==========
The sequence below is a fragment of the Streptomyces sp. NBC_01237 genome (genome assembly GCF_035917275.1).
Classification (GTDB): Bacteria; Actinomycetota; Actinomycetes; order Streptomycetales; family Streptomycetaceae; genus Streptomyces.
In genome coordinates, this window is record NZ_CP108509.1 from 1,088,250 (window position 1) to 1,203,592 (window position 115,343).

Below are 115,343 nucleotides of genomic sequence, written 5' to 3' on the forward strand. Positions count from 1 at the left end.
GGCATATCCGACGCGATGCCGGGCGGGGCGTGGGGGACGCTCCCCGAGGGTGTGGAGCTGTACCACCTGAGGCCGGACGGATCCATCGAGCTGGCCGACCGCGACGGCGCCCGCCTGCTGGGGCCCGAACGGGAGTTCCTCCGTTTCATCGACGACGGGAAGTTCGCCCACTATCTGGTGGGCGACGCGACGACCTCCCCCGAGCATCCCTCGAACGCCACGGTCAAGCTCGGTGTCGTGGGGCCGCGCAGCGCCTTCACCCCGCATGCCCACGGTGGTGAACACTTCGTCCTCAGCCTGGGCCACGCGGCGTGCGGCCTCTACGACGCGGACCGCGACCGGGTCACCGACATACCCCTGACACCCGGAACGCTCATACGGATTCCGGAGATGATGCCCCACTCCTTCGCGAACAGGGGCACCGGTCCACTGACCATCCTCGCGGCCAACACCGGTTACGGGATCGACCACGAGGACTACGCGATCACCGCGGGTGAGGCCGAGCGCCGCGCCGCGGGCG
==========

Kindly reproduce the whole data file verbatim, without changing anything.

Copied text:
The sequence below is a fragment of the Streptomyces sp. NBC_01237 genome (genome assembly GCF_035917275.1).
Classification (GTDB): Bacteria; Actinomycetota; Actinomycetes; order Streptomycetales; family Streptomycetaceae; genus Streptomyces.
In genome coordinates, this window is record NZ_CP108509.1 from 1,088,250 (window position 1) to 1,203,592 (window position 115,343).

Below are 115,343 nucleotides of genomic sequence, written 5' to 3' on the forward strand. Positions count from 1 at the left end.
GGCATATCCGACGCGATGCCGGGCGGGGCGTGGGGGACGCTCCCCGAGGGTGTGGAGCTGTACCACCTGAGGCCGGACGGATCCATCGAGCTGGCCGACCGCGACGGCGCCCGCCTGCTGGGGCCCGAACGGGAGTTCCTCCGTTTCATCGACGACGGGAAGTTCGCCCACTATCTGGTGGGCGACGCGACGACCTCCCCCGAGCATCCCTCGAACGCCACGGTCAAGCTCGGTGTCGTGGGGCCGCGCAGCGCCTTCACCCCGCATGCCCACGGTGGTGAACACTTCGTCCTCAGCCTGGGCCACGCGGCGTGCGGCCTCTACGACGCGGACCGCGACCGGGTCACCGACATACCCCTGACACCCGGAACGCTCATACGGATTCCGGAGATGATGCCCCACTCCTTCGCGAACAGGGGCACCGGTCCACTGACCATCCTCGCGGCCAACACCGGTTACGGGATCGACCACGAGGACTACGCGATCACCGCGGGTGAGGCCGAGCGCCGCGCCGCGGGCG